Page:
Here's a weird bit of dead media: a Smith-Corona audio-letter that used a "Letterpack cartridge" (which appears to be a 3.5" floppy disc) to record and play back personal voice-letters sent by post. The apparatus is a fascinating dead branch in design history, something that looks like it might be descended from a desktop intercom box, and distinctly unrelated to the apparatus we put up to our faces and heads in this era.
This can really be seen as an arbitrage point between high long distance tariffs by monopoly telco operators and a willingness to tolerate delays in personal voice communications.
Remember back to the time when people thought java was just a hip way to talk about coffee? Or you vaguely remembered from geography class that it’s an island in the South Pacific? We’ve come a long way since then and now that we’ve rocket blasted into the tech future, you’re going to need to […]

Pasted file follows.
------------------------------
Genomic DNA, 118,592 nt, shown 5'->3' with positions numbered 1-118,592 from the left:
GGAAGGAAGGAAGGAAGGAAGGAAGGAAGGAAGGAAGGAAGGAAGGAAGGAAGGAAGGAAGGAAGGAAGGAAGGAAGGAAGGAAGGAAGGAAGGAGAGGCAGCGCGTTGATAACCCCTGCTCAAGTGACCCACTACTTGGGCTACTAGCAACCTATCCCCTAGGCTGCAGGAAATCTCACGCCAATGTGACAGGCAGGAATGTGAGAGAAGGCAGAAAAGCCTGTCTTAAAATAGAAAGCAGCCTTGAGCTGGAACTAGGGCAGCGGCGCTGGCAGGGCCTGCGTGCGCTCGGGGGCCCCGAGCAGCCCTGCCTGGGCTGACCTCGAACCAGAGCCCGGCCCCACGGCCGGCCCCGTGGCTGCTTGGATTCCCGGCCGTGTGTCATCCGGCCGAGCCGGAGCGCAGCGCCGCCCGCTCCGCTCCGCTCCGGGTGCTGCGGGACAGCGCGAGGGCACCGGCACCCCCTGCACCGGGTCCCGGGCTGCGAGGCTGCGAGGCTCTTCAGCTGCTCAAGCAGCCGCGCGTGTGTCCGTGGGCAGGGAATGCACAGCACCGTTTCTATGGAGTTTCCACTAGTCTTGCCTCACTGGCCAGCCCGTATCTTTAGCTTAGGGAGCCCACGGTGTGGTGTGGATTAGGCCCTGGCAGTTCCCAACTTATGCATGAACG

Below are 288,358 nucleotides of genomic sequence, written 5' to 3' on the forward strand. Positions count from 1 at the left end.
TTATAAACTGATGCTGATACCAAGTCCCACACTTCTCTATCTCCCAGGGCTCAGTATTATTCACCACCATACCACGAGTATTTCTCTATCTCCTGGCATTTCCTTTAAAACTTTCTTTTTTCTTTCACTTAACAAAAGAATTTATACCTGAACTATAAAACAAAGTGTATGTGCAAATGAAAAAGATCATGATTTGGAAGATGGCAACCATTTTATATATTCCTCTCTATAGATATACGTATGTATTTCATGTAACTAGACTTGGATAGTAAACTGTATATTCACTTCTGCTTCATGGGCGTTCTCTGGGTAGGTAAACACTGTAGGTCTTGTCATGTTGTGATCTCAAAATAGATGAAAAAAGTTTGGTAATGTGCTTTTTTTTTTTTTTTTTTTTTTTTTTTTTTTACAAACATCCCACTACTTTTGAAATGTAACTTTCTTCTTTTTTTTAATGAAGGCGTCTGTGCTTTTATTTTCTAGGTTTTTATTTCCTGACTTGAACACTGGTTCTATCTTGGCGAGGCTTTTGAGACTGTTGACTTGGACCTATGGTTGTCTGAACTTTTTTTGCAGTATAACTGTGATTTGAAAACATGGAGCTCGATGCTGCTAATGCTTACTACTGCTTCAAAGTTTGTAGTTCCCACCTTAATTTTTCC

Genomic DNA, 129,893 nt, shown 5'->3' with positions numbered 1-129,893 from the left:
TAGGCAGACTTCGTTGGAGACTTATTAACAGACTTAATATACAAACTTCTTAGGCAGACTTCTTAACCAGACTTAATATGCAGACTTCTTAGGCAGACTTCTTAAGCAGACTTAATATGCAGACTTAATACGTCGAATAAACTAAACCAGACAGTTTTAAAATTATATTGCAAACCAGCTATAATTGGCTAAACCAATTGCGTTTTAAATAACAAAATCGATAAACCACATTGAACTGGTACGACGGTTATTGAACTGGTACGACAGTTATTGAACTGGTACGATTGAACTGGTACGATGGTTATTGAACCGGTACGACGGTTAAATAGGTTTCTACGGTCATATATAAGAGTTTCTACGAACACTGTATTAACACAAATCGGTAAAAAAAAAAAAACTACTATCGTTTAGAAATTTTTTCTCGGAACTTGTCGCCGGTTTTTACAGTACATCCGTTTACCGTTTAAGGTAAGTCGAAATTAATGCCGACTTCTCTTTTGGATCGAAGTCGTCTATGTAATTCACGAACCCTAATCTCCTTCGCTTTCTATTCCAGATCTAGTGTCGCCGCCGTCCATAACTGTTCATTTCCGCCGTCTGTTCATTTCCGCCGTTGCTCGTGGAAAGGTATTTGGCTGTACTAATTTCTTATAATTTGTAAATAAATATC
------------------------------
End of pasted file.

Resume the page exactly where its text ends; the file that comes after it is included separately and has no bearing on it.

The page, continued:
Plastic is so 2013. You don’t want to buy something only to throw it away or lose it and barely care. You like nice things and want to hang onto them. The Plazmatic lighter here is a high quality, high tech alternative to the typical cheap, plastic lighter you get at the old gas station. […]
Real engineers build things. Super cool engineers build things with their hands and fingers, like our engineering forefathers did. No idea where to even begin to do that? This step by step Arduino course is now 92% off and is going to get you up and running, from zero to hero, in no time. So […]